However, understanding how this process is now moving into the next phase means one can see why Australian banks had to be the next shoe to drop on the ASX, and why oil & gas, iron ore, coal and gold miners will follow next, not necessarily in that order and with exact timing unknown.

The next phase: corporate profits

The next phase in this year's bear market is all about the R-word; recession.

While it might take a while yet before investors find out which regions exactly will suffer economic contraction as higher interest rates, the rising cost of living and falling asset prices (housing, equities, cryptos and bonds) will exert downward pressure on household budgets and business's spending intentions, one recession that looks most likely to arrive next is a recession in corporate profits.

Zooming in on elevated margins, just about every market strategist worth his salt is today predicting forecasts for corporate profit growth are too high, both in Australia as elsewhere. What we don't know is whether sharply lower share prices are already accounting for the downgrades that haven't been implemented yet.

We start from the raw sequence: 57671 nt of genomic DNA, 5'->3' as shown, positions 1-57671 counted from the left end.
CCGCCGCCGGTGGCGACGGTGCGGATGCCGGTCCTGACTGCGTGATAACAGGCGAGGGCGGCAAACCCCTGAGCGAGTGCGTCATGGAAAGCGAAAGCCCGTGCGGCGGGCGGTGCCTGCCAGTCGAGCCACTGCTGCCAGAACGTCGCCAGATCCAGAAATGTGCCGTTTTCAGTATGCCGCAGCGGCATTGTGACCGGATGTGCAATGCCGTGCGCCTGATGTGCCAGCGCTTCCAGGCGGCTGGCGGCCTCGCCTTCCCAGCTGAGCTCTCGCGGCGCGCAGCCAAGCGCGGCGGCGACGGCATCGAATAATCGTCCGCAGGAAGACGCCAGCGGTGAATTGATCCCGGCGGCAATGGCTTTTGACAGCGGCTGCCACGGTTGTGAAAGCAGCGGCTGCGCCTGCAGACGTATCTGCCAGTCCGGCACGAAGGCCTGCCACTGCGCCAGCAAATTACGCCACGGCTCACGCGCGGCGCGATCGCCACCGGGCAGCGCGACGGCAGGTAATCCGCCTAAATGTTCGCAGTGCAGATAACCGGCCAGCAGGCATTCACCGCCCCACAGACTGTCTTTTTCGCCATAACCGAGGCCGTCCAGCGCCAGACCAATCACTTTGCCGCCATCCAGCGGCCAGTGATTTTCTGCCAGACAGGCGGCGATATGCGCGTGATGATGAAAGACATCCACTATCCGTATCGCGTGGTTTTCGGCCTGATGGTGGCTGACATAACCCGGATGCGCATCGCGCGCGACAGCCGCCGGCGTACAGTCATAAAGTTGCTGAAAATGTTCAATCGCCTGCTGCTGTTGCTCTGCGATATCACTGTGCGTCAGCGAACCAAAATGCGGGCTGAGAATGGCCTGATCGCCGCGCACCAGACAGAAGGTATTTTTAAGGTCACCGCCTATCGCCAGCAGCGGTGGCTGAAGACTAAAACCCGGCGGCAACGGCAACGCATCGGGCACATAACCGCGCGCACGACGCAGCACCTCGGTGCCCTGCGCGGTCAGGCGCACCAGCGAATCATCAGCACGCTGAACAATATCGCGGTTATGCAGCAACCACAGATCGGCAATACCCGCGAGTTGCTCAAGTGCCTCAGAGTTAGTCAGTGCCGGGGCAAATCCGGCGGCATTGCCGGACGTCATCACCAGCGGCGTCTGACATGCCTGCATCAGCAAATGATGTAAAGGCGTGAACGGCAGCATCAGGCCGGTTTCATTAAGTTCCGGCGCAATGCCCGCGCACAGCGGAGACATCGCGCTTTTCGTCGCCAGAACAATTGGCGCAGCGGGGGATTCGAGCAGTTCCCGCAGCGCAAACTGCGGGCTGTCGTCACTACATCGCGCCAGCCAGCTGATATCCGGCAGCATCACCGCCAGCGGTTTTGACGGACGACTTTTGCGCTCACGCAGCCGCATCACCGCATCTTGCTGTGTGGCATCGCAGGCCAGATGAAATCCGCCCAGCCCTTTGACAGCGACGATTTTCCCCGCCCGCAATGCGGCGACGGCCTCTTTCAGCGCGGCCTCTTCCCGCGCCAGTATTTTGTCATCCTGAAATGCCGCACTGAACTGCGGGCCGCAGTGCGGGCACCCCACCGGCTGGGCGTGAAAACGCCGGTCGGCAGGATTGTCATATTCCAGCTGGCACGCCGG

One extra complication investors are facing is that economic processes tend to be rather slow. Take the Australian housing market, for example. Most economists are now in agreement in that accelerated tightening by the RBA will push property prices down in 2023. Whether this will be by -5%, or -10%, or -15% is by the by.

Given plenty of historical precedents and references, a fall in property prices next year seems but a plausible projection. The problem investors are facing is how do you account for this, and its impact on consumer spending, in 2022?